The FORCE Machine Learning Hackathon last week generated hundreds of new relationships and nine new projects, including seven new open source tools. Here’s the full run-down, in no particular order…


Predicting well rates in real time

Team Virtual Flow Metering: Nils Barlaug, Trygve Karper, Stian Laagstad, Erlend Vollset (all from Cognite) and Emil Hansen (AkerBP).

Tech: Cognite Data Platform, scikit-learn. GitHub repo.

Project: An engineer from AkerBP brought a problem: testing the rate from a well reduces the pressure and therefore reduces the production rate for a short time, costing about $10k per day. His team investigated whether they could instead predict the rate from other known variables, thereby reducing the number of expensive tests.

This project won the Most Commercial Potential award.

The predicted flow rate (blue) compared to the true flow rate (orange). The team used various models, from multilinear regression to boosted trees.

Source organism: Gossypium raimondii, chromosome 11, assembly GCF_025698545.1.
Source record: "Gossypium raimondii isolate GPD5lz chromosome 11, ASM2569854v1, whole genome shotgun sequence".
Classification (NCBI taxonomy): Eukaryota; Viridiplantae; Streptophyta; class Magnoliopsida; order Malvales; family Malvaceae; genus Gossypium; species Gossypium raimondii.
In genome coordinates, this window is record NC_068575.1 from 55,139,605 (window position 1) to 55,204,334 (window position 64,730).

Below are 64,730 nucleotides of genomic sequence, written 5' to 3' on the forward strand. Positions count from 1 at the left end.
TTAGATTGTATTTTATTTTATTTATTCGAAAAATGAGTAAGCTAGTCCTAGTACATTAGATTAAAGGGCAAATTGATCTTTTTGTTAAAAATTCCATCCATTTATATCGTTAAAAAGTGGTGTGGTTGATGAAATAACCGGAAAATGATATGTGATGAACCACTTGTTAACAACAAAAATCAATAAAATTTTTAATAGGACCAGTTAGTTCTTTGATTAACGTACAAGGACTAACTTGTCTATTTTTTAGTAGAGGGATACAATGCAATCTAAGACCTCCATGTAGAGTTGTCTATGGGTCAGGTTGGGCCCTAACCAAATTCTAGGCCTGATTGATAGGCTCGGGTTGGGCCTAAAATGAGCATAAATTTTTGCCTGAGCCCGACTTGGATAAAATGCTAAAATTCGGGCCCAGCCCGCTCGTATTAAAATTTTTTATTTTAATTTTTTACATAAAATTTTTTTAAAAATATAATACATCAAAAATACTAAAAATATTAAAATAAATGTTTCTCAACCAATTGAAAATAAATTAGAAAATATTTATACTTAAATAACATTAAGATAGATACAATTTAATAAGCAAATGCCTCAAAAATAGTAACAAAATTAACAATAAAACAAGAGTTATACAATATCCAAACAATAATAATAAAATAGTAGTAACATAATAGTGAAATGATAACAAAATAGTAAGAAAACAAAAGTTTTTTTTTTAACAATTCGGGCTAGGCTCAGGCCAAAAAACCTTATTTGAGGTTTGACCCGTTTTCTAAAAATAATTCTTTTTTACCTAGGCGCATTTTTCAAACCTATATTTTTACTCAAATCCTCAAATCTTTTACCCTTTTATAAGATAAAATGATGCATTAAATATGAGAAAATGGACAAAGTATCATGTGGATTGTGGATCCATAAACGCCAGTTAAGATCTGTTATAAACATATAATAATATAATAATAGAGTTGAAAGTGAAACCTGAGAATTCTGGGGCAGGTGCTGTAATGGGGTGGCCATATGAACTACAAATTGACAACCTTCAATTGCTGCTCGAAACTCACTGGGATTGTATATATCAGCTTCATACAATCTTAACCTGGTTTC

Reinforcement learning tackles interpretation

Team Gully Attack: Steve Purves, Eirik Larsen, JB Bonas (all Earth Analytics), Aina Bugge (Kalkulo), Thormod Myrvang (NTNU), Peder Aursand (AkerBP).

Tech: keras-rl. GitHub repo.

Project: Deep reinforcement learning has proven adept at learning, and winning, games, and at other tasks including image segmentation. The team tried training an agent to pick these channels in the Parihaka 3D, as well as some other automatic interpretation approaches.

The agent learned something, but in the end it did not prevail. The team learned lots, and did prevail!

This project won the Most Creative Idea award.

Early in training, the learning agent wanders around the image (top left). After an hour of training, the agent tends to stick to the gullies (right).